The question about whether it is comfortable to chat while sitting without a backrest sounds silly right away. Grimaud, who was born in 1969 in Aix-en-Provence, France, to Jewish parents originally from Corsica and North Africa, typically spends most of the day seated on just such a bench. She gives 100 concerts a year, she makes recordings, she takes part in rehearsals, and she spends many, many hours practicing on her own.
Since launching her international career some 25 years ago, Grimaud has lived in Paris, Berlin, New York and several other cities. "Because of the frequent traveling, with a concert every three days, there were days when I didn't care where I was - I would just head to the next hotel ahead of the next concert," she recalls. "I wouldn't even go home."
Home is now in the small village of Wigges on the shores of Lake Lucerne in Switzerland, where famous composers and writers such as Rachmaninoff, Franz Liszt and Mark Twain lived or visited. "It's a place where the mountains and forests simply burst into the lake and surround it from all sides," she says of her new home. In words that sound as if she is describing her own playing style, she adds: "a very dramatic place, with an unstable climate."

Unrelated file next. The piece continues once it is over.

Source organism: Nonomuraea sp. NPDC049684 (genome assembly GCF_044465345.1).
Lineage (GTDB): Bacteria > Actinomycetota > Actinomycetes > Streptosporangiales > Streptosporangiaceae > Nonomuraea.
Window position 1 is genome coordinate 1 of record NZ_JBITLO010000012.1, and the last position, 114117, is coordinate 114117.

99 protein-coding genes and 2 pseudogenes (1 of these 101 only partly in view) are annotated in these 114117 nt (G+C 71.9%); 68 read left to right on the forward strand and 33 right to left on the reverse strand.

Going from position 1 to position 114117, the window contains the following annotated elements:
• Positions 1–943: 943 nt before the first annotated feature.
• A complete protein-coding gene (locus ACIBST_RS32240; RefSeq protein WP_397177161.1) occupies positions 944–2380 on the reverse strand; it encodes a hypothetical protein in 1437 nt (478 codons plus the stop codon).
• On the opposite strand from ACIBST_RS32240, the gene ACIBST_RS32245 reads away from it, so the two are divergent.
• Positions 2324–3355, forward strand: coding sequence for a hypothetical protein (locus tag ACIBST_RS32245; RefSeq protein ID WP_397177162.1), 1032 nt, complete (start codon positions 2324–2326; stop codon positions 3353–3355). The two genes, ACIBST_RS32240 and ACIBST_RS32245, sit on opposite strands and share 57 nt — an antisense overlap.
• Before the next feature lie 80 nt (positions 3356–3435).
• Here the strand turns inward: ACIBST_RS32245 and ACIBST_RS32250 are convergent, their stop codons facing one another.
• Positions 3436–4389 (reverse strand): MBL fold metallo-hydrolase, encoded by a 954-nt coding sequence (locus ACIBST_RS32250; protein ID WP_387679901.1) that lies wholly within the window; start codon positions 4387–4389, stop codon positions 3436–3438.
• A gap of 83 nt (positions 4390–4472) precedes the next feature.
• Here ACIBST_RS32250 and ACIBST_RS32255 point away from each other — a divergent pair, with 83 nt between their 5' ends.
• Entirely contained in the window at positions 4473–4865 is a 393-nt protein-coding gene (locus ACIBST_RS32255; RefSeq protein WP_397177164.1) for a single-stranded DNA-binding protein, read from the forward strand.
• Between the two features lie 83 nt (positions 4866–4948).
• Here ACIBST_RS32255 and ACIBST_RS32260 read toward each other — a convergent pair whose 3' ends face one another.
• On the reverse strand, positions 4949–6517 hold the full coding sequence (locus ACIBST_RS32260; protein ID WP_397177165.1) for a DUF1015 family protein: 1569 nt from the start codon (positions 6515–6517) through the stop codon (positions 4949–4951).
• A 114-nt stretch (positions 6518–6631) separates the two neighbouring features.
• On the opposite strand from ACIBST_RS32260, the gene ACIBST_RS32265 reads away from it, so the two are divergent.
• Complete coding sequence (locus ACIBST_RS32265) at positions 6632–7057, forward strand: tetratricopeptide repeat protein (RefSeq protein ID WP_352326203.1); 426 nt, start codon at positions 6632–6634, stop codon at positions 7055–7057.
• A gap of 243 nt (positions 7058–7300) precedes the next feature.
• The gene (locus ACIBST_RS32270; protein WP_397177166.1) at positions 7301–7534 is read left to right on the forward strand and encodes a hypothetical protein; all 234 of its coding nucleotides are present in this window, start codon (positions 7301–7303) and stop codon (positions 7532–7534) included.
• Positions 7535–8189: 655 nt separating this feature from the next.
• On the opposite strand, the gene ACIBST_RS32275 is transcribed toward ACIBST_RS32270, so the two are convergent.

"Many people think it's oppressive, but it isn't at all," says Grimaud. "This intensity, the power of nature, puts people in their place, shows how insignificant we are. And there is a lot of rainfall there, and that is poetic. And because of the changes in the weather, every day the scenery looks different. For me, it's a return to nature, which was so lacking for me in Berlin."